Hypothetical Situation #1
For whatever reason (brain damage, maybe?), it’s decided to not cut Jackson or Cassel. After taking into account player cap and rookie cap there is approx. $124 million in cap obligations. The $14.5 million in rollover money brings this down to $109.5 million. Assuming a league set cap of $120.6 million, you have $11.1 million left to re-sign players. Who gets re-signed? What positions get targeted in the draft?
Hypothetical Situation #2
You’re slightly less brain-damaged and decide to cut Cassel and leave Jackson be. After taking into account player cap and rookie cap there is approx. $124 million in cap obligations. The $14.5 million in rollover money brings this down to $109.5 million. Cutting Cassel frees up an additional $5.625 million in cap space. Assuming a league set cap of $120.6 million, you have $16.725 million left to re-sign players. Who gets re-signed? What positions get targeted in the draft?
Hypothetical Situation #3
You’ve decided to cut Jackson, but leave Cassel on board for back-up purposes (he’s an expensive back-up, but provides a veteran presence/experience at the position, so you think the harm to the cap outweighs allowing a rookie squad plus Stanzi to run solo). After taking into account player cap and rookie cap there is approx. $124 million in cap obligations. The $14.5 million in rollover money brings this down to $109.5 million. Cutting Jackson frees up $11.5 million in cap space. Assuming a league set cap of $120.6 million, you have $22.6 million left to re-sign players. Who gets re-signed? What positions get targeted in the draft?
Hypothetical Situation #4
You’ve made the decision to cut both Jackson and Cassel. After taking into account player cap and rookie cap there is approx. $124 million in cap obligations. The $14.5 million in rollover money brings this down to $109.5 million. Cutting Jackson frees up $11.5 million in cap space. Cutting Cassel frees up an additional $5.625 million in cap space. Assuming a league set cap of $120.6 million, you have $28.225 million left to re-sign players. Who gets re-signed? What positions get targeted in the draft?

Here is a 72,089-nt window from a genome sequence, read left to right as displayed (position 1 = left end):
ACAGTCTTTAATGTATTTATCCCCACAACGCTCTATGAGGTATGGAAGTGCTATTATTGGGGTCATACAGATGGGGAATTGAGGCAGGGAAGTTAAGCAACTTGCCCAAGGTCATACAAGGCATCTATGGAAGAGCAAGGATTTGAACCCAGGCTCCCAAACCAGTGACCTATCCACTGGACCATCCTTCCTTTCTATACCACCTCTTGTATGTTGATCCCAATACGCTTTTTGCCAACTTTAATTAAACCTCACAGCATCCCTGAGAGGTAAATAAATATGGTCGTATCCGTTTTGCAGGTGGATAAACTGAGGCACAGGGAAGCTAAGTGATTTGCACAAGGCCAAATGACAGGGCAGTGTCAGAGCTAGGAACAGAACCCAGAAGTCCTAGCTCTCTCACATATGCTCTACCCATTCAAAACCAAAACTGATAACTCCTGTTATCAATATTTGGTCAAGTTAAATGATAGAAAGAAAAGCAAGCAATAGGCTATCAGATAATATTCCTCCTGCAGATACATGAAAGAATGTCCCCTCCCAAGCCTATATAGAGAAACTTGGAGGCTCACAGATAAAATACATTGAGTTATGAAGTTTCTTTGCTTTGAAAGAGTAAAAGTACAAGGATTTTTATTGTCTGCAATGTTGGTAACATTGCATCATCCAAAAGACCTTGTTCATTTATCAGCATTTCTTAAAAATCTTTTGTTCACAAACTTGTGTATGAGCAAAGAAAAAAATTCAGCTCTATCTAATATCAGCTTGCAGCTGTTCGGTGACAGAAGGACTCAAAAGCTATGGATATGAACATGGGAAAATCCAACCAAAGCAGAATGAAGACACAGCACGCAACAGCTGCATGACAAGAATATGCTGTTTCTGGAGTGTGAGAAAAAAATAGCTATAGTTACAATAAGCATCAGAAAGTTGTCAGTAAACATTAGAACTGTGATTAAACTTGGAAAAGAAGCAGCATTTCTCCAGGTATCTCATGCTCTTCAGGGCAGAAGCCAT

Bonus: Hindsight Hypothetical
Not knowing how this season would play out up to this point, you decide to sign all the players in FA that Pioli decided to sign, but you’ve decided to tweak the offseason slightly by also re-signing Carr. The terms of the agreement are the same terms the Cowboys offered him. For the sake of this hypothetical we’re assuming matching these terms would be enough for him to re-sign with the Chiefs, childhood dreams be damned. This season, Carr’s contract hits the cap by $3.2 million; in 2013, it hits the cap by $16.3 million. The rollover money is now $11.3 million (the current $14.5 million minus the $3.2 million cap hit). In adding Carr onto the 2013 roster, and taking rookie cap into account, the new 2013 cap obligations amount to $140.3 million. After deducting the new rollover amount ($11.3 mil), you’re down to $129 million in cap obligations. The league defined cap is still $120.6 mil; you have to come into compliance. Cutting Cassel wouldn’t be enough to come into compliance ($129 mil minus $5.625 mil is still greater than $120.6 mil), so your hand is forced in cutting Jackson to free up that $11.5 mil. Without additionally cutting Cassel (yet), the cap obligations decrease to $118.5 leaving only $2.1 million in available cap (not even enough to re-sign Colquitt). Now by cutting Cassel the available cap can be increased to $7.725. Who gets re-signed? What positions get targeted in the draft?